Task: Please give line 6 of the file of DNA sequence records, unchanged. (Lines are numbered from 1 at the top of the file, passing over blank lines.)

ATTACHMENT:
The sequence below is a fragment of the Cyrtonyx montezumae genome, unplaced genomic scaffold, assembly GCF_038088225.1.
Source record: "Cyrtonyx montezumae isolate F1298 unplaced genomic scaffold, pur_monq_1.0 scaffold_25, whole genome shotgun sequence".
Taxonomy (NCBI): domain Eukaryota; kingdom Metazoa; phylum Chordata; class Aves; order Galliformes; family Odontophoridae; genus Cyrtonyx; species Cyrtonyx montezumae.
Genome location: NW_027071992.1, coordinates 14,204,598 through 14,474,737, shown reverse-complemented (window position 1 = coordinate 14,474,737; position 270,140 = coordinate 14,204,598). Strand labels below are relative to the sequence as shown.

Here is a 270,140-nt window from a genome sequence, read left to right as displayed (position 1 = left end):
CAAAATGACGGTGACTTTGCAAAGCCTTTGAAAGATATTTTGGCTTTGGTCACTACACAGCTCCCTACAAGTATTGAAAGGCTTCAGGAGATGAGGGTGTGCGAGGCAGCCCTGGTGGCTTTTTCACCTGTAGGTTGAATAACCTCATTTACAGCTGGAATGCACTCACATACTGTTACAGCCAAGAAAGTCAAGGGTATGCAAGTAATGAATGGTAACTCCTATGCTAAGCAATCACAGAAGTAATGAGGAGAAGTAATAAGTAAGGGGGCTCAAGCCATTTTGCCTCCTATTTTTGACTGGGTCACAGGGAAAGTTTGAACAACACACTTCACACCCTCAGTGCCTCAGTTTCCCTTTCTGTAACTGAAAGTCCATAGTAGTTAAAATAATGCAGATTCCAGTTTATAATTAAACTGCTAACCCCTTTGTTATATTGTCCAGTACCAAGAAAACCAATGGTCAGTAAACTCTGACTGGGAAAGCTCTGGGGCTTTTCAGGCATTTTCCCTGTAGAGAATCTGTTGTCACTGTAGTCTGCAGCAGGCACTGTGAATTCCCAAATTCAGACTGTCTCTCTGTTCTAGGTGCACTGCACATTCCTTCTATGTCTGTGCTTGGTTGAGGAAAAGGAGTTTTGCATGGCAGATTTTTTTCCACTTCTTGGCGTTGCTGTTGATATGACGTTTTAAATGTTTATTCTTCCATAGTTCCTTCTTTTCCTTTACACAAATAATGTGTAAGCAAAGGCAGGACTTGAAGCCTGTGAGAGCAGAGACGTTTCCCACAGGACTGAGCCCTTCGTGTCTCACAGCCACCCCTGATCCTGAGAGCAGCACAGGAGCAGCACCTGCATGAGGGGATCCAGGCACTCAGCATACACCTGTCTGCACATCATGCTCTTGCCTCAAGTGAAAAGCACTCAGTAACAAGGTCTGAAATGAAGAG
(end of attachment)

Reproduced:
CAAAATGACGGTGACTTTGCAAAGCCTTTGAAAGATATTTTGGCTTTGGTCACTACACAGCTCCCTACAAGTATTGAAAGGCTTCAGGAGATGAGGGTGTGCGAGGCAGCCCTGGTGGCTTTTTCACCTGTAGGTTGAATAACCTCATTTACAGCTGGAATGCACTCACATACTGTTACAGCCAAGAAAGTCAAGGGTATGCAAGTAATGAATGGTAACTCCTATGCTAAGCAATCACAGAAGTAATGAGGAGAAGTAATAAGTAAGGGGGCTCAAGCCATTTTGCCTCCTATTTTTGACTGGGTCACAGGGAAAGTTTGAACAACACACTTCACACCCTCAGTGCCTCAGTTTCCCTTTCTGTAACTGAAAGTCCATAGTAGTTAAAATAATGCAGATTCCAGTTTATAATTAAACTGCTAACCCCTTTGTTATATTGTCCAGTACCAAGAAAACCAATGGTCAGTAAACTCTGACTGGGAAAGCTCTGGGGCTTTTCAGGCATTTTCCCTGTAGAGAATCTGTTGTCACTGTAGTCTGCAGCAGGCACTGTGAATTCCCAAATTCAGACTGTCTCTCTGTTCTAGGTGCACTGCACATTCCTTCTATGTCTGTGCTTGGTTGAGGAAAAGGAGTTTTGCATGGCAGATTTTTTTCCACTTCTTGGCGTTGCTGTTGATATGACGTTTTAAATGTTTATTCTTCCATAGTTCCTTCTTTTCCTTTACACAAATAATGTGTAAGCAAAGGCAGGACTTGAAGCCTGTGAGAGCAGAGACGTTTCCCACAGGACTGAGCCCTTCGTGTCTCACAGCCACCCCTGATCCTGAGAGCAGCACAGGAGCAGCACCTGCATGAGGGGATCCAGGCACTCAGCATACACCTGTCTGCACATCATGCTCTTGCCTCAAGTGAAAAGCACTCAGTAACAAGGTCTGAAATGAAGAG